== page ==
Earlier this year the Female: Pressure network of musicians and artists released a series of statistics on the proportion of female artists appearing across European and North American experimental electronic music festivals. Some failed to have any women on the bill, some as few as one or two. The statistics were widely covered (including in this magazine), and sparked discussion on various channels. Despite the fact that some statistics were inaccurate, even with corrections the results still showed up an enormous imbalance.
Buoyed by the media coverage, Susanne Kirchmayr (aka Electric Indigo) and the network (which includes around 1300 artists) decided to stage a festival. A mailout asking for suggestions produced a list of over 200 female artists, and now the inaugural Perspectives festival will run 12–13 September at About Blank in Berlin, with 11 DJs and 15 musicians on the bill, including Islaja and Gudrun Gut, plus panel discussions and introductory workshops for aspiring female musicians.
Kirchmayr claims that the festival is not meant to be making a political statement: "We are a network – a kind of swarm of people," she says. "We are not a group of people who are political activists. Our main agenda is to make art. What we really want to do is to create and to make art under positive conditions, and the festival is one way to create these conditions."
The aim is to present a showcase of the Female: Pressure network, which will buoy young or aspiring female artists: "As more female artists are present in media and get recognition by the audience and the public, the more female newcomers you will have," says Kirchmayr, "so that's our aim – to give motivation to young women, to start and create."
Gudrun Gut sees the showcase as key to addressing some of the issues that result in low representation of female musicians in live contexts. "I play all these international festivals," she says, "and I'm mostly the only woman. And I think it is so fucking boring."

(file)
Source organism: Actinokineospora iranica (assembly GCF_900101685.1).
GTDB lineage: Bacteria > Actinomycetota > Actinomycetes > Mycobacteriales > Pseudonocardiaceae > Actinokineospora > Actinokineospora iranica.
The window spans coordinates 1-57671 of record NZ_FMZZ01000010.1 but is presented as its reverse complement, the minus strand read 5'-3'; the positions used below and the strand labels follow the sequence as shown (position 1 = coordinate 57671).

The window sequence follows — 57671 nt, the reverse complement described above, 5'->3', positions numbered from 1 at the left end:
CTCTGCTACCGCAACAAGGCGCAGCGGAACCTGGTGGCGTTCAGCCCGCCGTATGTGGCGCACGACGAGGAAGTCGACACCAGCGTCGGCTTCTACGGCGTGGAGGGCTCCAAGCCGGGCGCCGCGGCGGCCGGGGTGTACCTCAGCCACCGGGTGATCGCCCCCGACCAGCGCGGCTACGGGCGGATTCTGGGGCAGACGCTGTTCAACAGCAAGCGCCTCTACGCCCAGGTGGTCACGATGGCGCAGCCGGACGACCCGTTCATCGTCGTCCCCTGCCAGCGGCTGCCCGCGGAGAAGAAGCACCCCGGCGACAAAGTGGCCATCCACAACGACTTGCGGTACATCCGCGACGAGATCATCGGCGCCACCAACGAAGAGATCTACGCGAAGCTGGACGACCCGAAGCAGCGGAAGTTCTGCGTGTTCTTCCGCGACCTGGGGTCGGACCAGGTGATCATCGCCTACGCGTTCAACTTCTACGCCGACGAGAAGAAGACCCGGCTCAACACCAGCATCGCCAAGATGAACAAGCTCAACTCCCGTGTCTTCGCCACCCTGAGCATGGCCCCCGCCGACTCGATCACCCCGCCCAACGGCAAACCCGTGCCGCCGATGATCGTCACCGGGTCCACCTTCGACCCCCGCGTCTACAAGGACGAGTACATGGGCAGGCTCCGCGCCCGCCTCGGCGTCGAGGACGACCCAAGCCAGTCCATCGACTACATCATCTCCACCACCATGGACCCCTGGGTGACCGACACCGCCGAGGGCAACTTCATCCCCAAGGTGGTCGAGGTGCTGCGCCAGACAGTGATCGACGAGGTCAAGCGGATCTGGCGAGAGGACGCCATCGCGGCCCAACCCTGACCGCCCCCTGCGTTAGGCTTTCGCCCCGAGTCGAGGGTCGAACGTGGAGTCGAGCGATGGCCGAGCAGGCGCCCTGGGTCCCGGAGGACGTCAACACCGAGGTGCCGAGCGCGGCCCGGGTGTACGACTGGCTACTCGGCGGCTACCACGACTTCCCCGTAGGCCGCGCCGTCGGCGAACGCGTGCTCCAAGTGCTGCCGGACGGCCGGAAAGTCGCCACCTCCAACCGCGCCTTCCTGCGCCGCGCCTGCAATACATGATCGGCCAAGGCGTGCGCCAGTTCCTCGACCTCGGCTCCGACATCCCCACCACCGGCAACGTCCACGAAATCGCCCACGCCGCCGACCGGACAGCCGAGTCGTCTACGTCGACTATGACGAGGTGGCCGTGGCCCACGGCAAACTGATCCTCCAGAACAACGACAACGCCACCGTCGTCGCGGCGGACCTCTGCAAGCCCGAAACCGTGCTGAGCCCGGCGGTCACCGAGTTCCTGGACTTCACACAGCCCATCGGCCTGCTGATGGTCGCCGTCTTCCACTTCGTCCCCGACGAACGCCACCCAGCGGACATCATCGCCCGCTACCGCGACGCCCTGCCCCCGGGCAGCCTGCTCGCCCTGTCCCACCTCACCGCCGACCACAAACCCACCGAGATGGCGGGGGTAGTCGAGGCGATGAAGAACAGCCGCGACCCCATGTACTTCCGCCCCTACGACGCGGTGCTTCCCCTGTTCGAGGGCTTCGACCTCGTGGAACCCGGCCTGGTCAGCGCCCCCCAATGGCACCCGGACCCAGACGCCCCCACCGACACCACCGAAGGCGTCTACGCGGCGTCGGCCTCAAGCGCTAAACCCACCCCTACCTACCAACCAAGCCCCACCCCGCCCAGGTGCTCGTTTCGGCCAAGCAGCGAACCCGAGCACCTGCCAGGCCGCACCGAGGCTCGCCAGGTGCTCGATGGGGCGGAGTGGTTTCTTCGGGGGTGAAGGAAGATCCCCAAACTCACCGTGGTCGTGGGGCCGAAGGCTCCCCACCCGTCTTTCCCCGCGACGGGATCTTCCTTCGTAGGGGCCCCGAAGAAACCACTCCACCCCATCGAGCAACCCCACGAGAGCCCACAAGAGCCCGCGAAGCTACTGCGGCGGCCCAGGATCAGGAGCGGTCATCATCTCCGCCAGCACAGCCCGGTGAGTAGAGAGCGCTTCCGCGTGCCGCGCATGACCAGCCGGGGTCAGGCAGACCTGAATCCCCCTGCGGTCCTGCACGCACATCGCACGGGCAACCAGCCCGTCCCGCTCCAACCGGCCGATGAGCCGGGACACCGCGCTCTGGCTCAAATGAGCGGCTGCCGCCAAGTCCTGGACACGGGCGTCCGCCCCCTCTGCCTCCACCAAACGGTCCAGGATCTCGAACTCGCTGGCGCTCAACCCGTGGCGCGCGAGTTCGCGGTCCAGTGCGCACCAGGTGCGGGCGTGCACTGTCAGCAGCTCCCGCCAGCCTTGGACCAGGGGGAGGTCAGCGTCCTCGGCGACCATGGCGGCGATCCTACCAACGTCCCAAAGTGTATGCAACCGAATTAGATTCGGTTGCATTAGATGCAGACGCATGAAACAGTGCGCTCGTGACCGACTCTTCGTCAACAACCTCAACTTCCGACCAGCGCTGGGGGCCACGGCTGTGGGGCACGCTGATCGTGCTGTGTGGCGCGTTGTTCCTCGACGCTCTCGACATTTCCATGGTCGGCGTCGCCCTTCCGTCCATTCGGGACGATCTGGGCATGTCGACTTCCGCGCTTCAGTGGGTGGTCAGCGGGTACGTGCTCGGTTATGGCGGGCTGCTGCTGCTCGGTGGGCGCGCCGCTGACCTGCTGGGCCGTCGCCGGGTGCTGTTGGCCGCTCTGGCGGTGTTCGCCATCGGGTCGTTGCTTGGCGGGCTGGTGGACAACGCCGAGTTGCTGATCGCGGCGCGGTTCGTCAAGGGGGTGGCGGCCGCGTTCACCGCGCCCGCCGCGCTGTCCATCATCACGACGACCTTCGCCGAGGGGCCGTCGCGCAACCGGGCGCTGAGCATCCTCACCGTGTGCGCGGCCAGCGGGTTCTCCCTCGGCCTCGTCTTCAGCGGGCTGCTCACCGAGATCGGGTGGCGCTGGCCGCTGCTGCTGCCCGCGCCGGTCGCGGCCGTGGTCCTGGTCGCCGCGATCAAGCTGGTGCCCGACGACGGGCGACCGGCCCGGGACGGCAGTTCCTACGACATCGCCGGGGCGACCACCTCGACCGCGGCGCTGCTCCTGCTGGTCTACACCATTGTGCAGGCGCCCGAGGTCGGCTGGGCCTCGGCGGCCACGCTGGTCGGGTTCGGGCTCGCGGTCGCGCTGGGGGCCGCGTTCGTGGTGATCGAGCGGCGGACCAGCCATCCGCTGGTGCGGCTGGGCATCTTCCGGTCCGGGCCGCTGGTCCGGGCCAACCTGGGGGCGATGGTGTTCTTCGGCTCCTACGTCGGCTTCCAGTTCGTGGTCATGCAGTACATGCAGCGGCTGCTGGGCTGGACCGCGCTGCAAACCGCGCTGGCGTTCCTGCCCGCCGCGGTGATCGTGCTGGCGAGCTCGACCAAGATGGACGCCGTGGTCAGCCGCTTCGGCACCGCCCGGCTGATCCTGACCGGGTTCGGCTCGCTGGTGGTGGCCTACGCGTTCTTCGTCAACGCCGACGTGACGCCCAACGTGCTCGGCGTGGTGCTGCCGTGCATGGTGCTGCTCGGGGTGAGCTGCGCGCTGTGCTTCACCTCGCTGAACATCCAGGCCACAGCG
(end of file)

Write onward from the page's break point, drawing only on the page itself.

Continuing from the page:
"There are a lot of women, but they don't get the chance to play," she continues "and if you don't get the chance to play, you won't get any better."
Programming a festival based solely around female artists risks ghettoisation – separating female acts off from their male peers doesn't do anything to redress gender imbalance. The issue of how many men to book began as an ideological discussion, but ultimately became pragmatic: with limited space on the line up, it seemed a compromise to give a slot to a male performer when there's a network of 1300 female artists wanting to be involved.
Also, forcing the issue risks encouraging positive discrimination – women being chosen for reasons of gender rather than skill. But Kirchmayr believes positive discrimination as a necessary evil, and points out that society hasn't reached a state where equality exists, a social reality that extends to the electronic music community. "Electronic music is not a different planet," she says, "so we deal with issues that the whole society deals with.
"We're in a kind of transitional phase. I would love to say that gender doesn't matter, and that we don't have to think about this question which is sometimes really annoying. But for now, it's a good thing, and I don't think any artist at a serious festival gets booked only because she's a woman – it's always about the effort and the artistic potential that person has."
"It's not equal in the so-called modern music scene," says Gut. "Music is a very important thing in our lives, so why should it be dominated by men? I don't get it. It's really important to have an equal female voice, even if they're saying the same thing, I still like to hear it."
In reaction to Female: Pressure's statistics, some festival organisers said that it was harder to find and book female artists of a high enough profile, simply because there are fewer of them. Gut rubbishes these claims, and says that festival bookers should be looking harder. But now Female: Pressure is booking its own festival, have they run into similar problems, in particular when thinking abut booking notable enough names to sell tickets? Kirchmayr says no, and that bigger acts like Grimes were avoided, partly because the festival is meant to be a showcase, partly for budget restrictions, and partly because of numbers – About Blank couldn't fit an enormous name. "My personal opinion was that we don't need big acts," says Kirchmayr. "We are great artists already and we have great creative potential. In Berlin we draw a lot of people, so that wont be a problem."
Gut has a different take on the imbalance: "If festivals get money from government bodies, I pay my taxes. Women pay the same taxes as men, so if it's a government funded thing, you should have a quota – you should reflect the population."
Perspectives Festival takes place at Berlin's About Blank 12–13 September.